New York politics has a serious pay-to-play infection. That has been true for some time, and has become even less deniable this year.

In March, a jury in Manhattan convicted Joseph Percoco, a former aide to Gov. Andrew Cuomo, on federal bribery and fraud charges. Prosecutors say Percoco and his family accepted more than $300,000 in bribes from companies hoping to win lucrative state contracts.

A former Competitive Power Ventures executive accused of bribing Percoco to help the company’s plans for a $900 million Orange County power plant pleaded guilty in May to a reduced charge of conspiracy to commit wire fraud.

The retrial of former state Senate Republican Majority Leader Dean Skelos on corruption charges is underway.

So is the trial of Alain Kaloyeros, a former SUNY official accused of steering $1 billion in development contracts to Cuomo campaign donors.

Despite a mountain of evidence showing that public figures across the nation traded public favors for private riches, the U.S. Supreme Court has made it increasingly difficult to call what used to be a bribe anything more than just good friends doing favors for each other.

The idea that the former speaker of the state Assembly, Sheldon Silver, could be convicted twice, once under laws based on old-fashioned notions of morality and reality and again in the fantastic new world envisioned by our justices, shows just how undeniable his crimes were.

Instead of waiting for better guidance from the courts, New Yorkers could strike a blow for decency by changing state laws, some of the loosest in the nation regarding how much people can donate and how much candidates can collect.

The most effective system would do away with donations entirely, providing public funding for campaigns and effectively reducing both the temptation to court favors with cash and, in a beneficial side effect, reducing the length and scope of our seemingly endless campaigns.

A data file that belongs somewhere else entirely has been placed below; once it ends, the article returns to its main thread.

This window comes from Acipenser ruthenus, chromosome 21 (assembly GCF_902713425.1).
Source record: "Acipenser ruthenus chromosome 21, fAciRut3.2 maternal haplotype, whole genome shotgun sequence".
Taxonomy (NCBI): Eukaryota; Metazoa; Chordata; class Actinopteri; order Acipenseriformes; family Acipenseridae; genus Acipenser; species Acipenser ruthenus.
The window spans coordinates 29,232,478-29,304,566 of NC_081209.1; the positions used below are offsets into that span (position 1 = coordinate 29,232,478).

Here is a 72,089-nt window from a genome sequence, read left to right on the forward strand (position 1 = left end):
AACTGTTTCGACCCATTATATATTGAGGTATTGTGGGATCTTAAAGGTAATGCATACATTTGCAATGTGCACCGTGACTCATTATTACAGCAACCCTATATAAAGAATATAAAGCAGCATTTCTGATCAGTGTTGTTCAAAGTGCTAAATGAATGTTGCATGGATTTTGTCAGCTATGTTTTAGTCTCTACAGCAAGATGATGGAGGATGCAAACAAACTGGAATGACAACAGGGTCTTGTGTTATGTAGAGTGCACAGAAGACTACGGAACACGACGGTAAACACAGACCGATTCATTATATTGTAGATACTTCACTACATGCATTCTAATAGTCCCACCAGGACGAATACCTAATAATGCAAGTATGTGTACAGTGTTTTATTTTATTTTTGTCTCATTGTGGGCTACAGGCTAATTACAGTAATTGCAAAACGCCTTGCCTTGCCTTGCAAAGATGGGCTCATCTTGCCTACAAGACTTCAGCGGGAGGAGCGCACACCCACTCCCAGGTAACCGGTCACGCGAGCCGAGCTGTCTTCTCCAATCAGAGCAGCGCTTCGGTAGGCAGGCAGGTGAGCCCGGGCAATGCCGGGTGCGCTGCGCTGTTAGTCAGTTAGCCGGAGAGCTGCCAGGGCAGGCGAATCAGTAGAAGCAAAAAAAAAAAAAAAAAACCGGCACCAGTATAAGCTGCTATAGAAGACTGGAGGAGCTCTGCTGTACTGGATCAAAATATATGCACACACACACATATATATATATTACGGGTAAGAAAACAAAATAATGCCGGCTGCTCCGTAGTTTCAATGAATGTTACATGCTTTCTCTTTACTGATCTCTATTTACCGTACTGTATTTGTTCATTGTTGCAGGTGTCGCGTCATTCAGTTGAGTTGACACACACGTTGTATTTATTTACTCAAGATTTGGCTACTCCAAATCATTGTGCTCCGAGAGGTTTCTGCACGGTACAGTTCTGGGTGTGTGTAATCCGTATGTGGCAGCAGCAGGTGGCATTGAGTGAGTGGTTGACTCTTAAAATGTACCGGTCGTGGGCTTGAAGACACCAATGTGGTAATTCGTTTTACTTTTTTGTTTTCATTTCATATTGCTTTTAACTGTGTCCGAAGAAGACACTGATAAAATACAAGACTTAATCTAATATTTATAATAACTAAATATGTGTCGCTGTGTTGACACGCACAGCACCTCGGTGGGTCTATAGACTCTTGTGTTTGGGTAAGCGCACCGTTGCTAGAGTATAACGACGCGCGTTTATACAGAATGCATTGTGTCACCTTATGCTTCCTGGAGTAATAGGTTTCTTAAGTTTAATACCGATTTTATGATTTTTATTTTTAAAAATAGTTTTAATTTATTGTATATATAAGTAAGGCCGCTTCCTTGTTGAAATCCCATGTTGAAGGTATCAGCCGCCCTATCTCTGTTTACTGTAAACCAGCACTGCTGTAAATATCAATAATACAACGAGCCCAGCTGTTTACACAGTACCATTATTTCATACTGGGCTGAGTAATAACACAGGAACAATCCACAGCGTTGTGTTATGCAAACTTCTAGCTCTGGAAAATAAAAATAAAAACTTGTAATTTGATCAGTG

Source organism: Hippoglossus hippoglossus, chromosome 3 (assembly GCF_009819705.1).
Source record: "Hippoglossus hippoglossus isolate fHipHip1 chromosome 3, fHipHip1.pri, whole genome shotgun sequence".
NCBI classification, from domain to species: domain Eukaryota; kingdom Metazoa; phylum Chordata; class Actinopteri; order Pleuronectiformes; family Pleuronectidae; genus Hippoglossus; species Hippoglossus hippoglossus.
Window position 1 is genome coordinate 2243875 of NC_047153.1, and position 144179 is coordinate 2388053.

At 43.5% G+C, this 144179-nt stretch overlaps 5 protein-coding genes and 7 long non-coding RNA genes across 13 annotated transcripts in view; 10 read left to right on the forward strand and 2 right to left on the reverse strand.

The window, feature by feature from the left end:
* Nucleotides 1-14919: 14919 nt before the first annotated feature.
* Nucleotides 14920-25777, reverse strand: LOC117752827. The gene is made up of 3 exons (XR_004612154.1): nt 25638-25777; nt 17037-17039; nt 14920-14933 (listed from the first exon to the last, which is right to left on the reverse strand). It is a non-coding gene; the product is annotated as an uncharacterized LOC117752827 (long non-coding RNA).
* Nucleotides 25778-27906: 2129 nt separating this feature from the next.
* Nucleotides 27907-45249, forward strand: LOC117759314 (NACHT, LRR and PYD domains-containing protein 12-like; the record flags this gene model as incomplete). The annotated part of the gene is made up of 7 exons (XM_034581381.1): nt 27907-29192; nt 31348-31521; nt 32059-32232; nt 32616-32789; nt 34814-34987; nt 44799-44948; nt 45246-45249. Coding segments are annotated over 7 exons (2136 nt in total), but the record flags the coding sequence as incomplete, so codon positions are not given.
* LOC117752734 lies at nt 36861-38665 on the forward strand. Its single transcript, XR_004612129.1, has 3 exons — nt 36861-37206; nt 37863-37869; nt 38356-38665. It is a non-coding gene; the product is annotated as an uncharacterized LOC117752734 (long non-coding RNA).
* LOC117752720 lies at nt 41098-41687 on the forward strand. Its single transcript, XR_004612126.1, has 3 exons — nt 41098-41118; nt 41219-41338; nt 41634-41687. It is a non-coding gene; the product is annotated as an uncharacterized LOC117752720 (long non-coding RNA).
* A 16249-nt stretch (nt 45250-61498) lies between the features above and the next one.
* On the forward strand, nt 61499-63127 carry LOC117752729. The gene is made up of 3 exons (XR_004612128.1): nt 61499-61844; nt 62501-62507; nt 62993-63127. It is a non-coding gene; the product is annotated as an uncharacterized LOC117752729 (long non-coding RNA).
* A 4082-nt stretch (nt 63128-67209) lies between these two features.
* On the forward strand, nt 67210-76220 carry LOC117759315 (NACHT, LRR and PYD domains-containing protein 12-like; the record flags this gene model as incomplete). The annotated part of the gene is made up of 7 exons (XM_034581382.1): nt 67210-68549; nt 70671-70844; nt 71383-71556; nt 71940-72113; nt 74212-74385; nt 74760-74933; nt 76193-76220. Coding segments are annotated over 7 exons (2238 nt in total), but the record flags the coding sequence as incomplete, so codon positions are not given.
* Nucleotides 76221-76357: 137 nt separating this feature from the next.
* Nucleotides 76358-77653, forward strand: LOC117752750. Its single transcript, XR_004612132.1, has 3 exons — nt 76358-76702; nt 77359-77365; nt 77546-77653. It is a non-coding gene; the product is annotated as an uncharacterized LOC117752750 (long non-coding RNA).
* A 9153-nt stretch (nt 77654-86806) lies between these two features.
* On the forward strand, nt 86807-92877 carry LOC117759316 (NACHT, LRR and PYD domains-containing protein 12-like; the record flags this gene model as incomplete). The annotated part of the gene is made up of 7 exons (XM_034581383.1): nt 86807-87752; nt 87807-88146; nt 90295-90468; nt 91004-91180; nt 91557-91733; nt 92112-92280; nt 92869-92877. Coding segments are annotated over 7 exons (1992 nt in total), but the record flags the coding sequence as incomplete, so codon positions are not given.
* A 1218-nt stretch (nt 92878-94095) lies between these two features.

If we had a severe restriction on what could be spent, if we put our campaigns on a diet, they would be shorter. But courts have long equated donations with free speech so any absolute ban would not be likely to survive a challenge.

New York could, however, do much better than it does. Orange County Legislator Mike Anagnostakis, who is running for the state Senate in the 39th District, has a series of proposals that voters should welcome. One of his ideas, banning contributions from state contractors, also is favored by Marc Molinaro, the Republican candidate for governor. Another would end the practice of letting limited liability companies — businesses created a specific way under a specific law — donate more than other companies, a loophole notorious for the amount of money it sends to candidates, for the widespread criticism of the practice and for the ability of those in power to look the other way and keep on collecting donations.

James Skoufis, the Democrat seeking that state Senate seat, also has been behind calls for reducing the influence of money in elections. The Republican facing Anagnostakis in the primary, Tom Basile from Rockland County, had only his habitual response. He insulted both opponents, ridiculed their ideas and proposed few of his own.